Up, Up, and Away

Tuesday November 19, 2019

Woman on a plane, wearing earplugs, after going through TSA

The year is quickly coming to a close. Here in the Midwest, we have already received our first snowfall. To be honest, I’m not sure if I’m excited about this or deeply saddened. Either way, I can’t do much about it. My puppy is all about it though, so I suppose I HAVE to like it now. With the cold weather, we need something to look forward to. For me (and many others) it is the holiday season and/or traveling. However, traveling with a medical condition or chronic illness can seem daunting. Simply thinking of how many supplies you need, bringing sharps through TSA, and getting everyone out the door on time is chaotic.

Can I Bring That?

Traveling via airplane is stressful. Making sure all your carry-on liquids are under the required 3.4 ounces, putting them in bags, taking your laptop, camera, and other electronics out while going through security. Making it to your gate on time, remembering your headphones, earplugs, passport, phone charger, and more. It can be enough to induce some significant anxiety because no one wants to forget something important or miss their flight. Trust me, I’ve done both and it is not ideal. I was stuck in the Korea International Airport for 16 hours after missing a flight, but that’s a story for another time.

 

Now, if you have a chronic illness, say diabetes, then traveling is a little trickier. With all the extra supplies, gadgets, sharps, liquids, and ice packs it can be overwhelming. If you’re like me, you’re probably a person who over-packs for every trip. The good news is, if you have a medical condition then you are allowed to bring an additional carry-on just for your medical supplies. You’ll have your regular carry-on, personal item, and medical bag. You can also check bags that are transporting ONLY medical supplies for free. Make sure to ask your airline in advance to make sure their policy hasn’t changed.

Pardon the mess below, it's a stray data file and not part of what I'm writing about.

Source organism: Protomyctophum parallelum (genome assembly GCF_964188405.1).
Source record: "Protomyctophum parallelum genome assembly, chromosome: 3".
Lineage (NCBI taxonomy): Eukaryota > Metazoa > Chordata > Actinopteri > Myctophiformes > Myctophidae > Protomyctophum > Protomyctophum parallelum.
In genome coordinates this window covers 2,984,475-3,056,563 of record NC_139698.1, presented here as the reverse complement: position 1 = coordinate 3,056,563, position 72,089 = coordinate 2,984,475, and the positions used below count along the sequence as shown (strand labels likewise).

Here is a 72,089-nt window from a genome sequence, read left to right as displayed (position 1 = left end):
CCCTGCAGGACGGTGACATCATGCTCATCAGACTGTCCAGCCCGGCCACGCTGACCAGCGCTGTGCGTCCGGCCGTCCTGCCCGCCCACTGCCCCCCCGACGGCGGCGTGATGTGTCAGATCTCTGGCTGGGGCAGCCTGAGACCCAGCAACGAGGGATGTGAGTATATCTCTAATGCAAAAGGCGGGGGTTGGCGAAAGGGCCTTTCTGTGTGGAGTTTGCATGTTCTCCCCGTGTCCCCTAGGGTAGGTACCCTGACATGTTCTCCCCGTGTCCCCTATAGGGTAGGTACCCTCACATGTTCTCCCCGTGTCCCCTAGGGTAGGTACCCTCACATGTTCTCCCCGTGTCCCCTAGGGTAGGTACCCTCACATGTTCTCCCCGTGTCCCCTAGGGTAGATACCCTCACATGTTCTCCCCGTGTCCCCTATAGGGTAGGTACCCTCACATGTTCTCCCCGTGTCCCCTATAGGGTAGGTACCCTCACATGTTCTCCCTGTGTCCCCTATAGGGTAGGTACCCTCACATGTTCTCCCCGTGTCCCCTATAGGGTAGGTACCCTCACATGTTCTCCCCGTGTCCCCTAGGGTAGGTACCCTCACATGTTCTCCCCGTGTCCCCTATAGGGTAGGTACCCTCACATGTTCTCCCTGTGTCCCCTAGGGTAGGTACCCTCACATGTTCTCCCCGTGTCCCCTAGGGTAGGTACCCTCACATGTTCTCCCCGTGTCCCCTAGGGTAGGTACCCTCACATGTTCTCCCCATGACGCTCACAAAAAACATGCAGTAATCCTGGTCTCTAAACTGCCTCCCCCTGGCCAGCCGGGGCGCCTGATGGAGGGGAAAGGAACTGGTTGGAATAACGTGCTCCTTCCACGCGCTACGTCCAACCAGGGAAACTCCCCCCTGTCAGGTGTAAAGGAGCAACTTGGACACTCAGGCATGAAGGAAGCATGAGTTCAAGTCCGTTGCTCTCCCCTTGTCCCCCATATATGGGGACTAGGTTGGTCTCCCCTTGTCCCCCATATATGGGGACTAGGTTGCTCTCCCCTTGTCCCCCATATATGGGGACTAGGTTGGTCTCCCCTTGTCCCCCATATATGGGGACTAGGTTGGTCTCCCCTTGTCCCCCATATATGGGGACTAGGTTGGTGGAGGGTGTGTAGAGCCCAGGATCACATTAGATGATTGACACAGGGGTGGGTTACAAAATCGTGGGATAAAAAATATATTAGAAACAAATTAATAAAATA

In order to make the security process a little easier get yourself a TSA Notification Card or a detailed note from your doctor explaining your condition.

Screening Time

As you’re going through the security process, be sure to tell the TSA officer that you have medically necessary liquids and/or medications before the process starts. Likewise, be sure that you declare any ice packs, gel packs, IV bags, or syringes. If you want to be extra prepared to ensure that things go smoothly, you can label each of these items.

 

 

When it comes to going through security in America with a declared ice pack, things can be a little iffy. I called TSA a month ago to get more information on what they allow, and this is what I found out:

 

  • You must take the ice pack out of your carry-on. If the ice pack is inside a supply bag, then take the bag out of your carry-on as well.
  • If you haven’t already done so, make sure that the security knows you use the ice pack for medical reasons.
  • When the ice pack is fully frozen, then there shouldn’t be an issue. However, when the ice pack is mushy or about half-frozen, then they may have to inspect it.

While on the phone with the TSA Agent, she told me that it’s in your best interest for the ice pack to be as frozen as possible. If the goal of the ice pack is to keep medication cool, then it should be doing its job. She said it gets a little iffy the ice pack isn’t doing its job because then it may seem not medically necessary to some TSA officers. The solidness of the ice pack is accepted or denied based on the subjectivity of the officer. However, if you have a note stating you need it, then you should be good to go.

Take Off

As you’re getting ready to head to the airport, be sure to check your packing list twice. If you’re like me, you’ll probably check it at least three times. When it comes to medical supplies, pack extra. The last thing you want to do is run out of a life-saving medicine or have a severe complication in a different country or state away from your primary physician.

 

Now, sit back, relax, and enjoy your flight. Even grab a drink from your flight attendant if you’re feeling a little adventurous.

 

You know where to find me for help, questions, or just to chit chat.

 

GMS,

Made for your Health

 

Resources:

https://www.tsa.gov/travel/security-screening/whatcanibring/medical

https://www.tsa.gov/travel/special-procedures

Kiana Eystad

Author: Kiana Eystad

Kiana Eystad provides insight into health, wellness, and diabetic topics. With a background in Marketing and Communication Studies from the University of Minnesota-Twin Cities she explores serious topics with a warm and charming wit.